One of my favorite things about the book was in the second part, “Building An Application”, where I started building an online bookstore application with the authors. They define a few initial use cases/stories and we create a new Rails application. What made it my favorite was that it followed an incremental development process. Small parts of the application were defined and focused on. Each section of this part from that point forward was a small iteration of features: adding, fixing, and removing things that the client points out when the application is shown to them after each section. This was the Agile in the title of the book.
I also love books that challenge me. At the end of each section within the application building part of the book, there are “Playtime” section - a handful of challenge problems. These were fun and adequately challenging. They helped encourage learning through exploration.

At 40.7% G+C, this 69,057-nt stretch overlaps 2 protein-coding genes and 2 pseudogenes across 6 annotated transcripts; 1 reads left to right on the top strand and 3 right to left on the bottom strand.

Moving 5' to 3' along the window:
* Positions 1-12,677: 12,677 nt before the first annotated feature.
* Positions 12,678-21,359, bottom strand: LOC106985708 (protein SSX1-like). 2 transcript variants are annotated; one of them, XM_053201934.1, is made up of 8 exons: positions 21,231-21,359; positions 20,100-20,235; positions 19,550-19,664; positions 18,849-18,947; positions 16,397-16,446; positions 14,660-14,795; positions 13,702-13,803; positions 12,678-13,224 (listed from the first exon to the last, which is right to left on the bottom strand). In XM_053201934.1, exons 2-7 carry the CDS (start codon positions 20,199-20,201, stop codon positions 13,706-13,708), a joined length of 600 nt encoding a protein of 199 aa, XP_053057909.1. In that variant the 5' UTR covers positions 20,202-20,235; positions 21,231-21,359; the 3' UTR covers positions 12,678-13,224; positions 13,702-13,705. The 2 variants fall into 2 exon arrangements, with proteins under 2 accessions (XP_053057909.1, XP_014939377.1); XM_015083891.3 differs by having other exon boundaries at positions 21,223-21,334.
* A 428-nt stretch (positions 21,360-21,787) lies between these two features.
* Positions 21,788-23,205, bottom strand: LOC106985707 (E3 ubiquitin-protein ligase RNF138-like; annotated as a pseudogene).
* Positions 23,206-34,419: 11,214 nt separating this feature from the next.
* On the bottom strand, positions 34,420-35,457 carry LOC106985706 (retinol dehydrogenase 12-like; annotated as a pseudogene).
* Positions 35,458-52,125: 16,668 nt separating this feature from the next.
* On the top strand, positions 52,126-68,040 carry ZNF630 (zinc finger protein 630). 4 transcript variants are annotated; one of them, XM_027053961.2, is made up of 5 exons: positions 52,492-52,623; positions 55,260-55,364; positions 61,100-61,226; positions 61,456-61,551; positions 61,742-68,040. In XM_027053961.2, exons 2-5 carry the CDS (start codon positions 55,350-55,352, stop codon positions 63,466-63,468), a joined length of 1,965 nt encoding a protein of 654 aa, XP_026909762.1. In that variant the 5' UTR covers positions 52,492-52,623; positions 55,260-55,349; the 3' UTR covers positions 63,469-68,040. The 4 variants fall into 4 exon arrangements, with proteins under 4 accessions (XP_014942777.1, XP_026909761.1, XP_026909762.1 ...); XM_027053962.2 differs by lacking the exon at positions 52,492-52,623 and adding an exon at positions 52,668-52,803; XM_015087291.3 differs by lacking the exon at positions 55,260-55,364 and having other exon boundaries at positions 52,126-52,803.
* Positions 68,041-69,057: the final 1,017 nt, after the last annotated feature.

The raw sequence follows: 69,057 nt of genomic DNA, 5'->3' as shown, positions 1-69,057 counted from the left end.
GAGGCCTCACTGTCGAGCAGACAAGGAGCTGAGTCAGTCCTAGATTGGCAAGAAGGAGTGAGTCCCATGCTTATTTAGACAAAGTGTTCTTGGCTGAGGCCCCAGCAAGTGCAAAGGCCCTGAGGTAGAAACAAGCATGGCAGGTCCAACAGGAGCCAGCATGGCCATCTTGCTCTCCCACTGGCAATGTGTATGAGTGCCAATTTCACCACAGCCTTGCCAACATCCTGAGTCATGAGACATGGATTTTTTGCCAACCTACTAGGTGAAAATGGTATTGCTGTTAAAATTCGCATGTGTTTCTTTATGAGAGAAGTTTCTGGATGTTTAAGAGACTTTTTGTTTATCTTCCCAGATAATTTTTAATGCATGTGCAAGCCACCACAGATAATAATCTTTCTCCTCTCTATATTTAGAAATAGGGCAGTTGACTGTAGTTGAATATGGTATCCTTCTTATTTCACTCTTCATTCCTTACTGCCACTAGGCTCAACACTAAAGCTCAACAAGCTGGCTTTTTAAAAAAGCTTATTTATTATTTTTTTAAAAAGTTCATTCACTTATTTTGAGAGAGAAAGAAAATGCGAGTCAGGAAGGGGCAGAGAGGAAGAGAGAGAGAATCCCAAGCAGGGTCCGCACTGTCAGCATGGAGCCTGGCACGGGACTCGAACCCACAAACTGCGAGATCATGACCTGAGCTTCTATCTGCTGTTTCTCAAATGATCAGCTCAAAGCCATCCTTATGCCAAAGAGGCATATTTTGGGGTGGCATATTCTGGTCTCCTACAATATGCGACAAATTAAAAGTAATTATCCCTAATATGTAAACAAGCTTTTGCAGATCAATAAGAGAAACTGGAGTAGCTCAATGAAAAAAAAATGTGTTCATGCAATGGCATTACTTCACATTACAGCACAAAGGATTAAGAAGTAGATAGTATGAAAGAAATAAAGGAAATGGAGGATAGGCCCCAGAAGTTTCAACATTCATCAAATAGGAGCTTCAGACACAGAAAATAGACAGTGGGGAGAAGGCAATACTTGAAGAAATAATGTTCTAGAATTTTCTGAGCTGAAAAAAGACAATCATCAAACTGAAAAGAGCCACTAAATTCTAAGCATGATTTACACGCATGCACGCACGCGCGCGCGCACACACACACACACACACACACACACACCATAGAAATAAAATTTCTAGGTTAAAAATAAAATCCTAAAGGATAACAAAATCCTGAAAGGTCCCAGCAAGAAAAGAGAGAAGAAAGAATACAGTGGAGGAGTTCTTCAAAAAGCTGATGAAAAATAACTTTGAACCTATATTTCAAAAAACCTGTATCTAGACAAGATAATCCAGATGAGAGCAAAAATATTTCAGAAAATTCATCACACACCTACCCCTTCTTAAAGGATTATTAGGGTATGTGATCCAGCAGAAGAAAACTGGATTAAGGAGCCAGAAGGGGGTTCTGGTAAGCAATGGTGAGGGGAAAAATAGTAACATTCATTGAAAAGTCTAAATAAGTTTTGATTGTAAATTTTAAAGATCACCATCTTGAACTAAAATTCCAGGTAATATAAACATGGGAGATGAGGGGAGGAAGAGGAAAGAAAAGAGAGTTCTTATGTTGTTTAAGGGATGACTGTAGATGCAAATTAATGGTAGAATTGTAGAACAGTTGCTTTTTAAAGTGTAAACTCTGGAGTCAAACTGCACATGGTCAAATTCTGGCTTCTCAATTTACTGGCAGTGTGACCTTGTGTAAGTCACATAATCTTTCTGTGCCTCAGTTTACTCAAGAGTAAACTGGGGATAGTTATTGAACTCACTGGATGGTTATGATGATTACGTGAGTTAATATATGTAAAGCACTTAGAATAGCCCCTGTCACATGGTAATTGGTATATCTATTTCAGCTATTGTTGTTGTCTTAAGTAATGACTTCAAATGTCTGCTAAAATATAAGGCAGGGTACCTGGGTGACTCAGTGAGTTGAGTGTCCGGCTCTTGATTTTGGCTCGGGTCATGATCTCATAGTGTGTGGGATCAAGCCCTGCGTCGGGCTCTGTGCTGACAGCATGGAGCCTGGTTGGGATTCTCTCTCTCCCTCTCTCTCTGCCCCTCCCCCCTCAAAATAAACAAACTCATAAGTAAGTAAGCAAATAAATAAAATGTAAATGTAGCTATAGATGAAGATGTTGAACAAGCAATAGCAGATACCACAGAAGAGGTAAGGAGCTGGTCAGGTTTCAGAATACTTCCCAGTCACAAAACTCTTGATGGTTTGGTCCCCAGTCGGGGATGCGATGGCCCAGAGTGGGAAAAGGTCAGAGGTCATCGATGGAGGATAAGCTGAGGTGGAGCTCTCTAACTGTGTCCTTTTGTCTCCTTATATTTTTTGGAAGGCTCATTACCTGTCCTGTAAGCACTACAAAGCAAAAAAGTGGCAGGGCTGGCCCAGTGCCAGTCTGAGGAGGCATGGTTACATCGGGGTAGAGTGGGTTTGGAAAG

I also gained a lot from all of the testing examples throughout the book. I can’t get enough of testing. Sometimes we wrote tests first, sometimes we wrote tests last. It was important to have tests, but the order is not as big of a deal as long as the scope stays small and things maintain a single responsibility. Unfortunately, all of the examples are in minitest and I would have preferred RSpec, but that isn’t a big deal. Why not learn 2 test frameworks? You don’t get to choose legacy code frameworks. This book was also the first time I had been exposed to Capybara and integration testing in Rails. I was blown away when I ran my first Capybara test and saw Chrome open up and run through my application automatically.
The sections on RSS feeds and e-mail support (sending/receiving) were interesting as these were capabilities I didn’t know Rails had. The user/password management sections were very helpful in helping me understand how to build that into the application I’m currently pondering.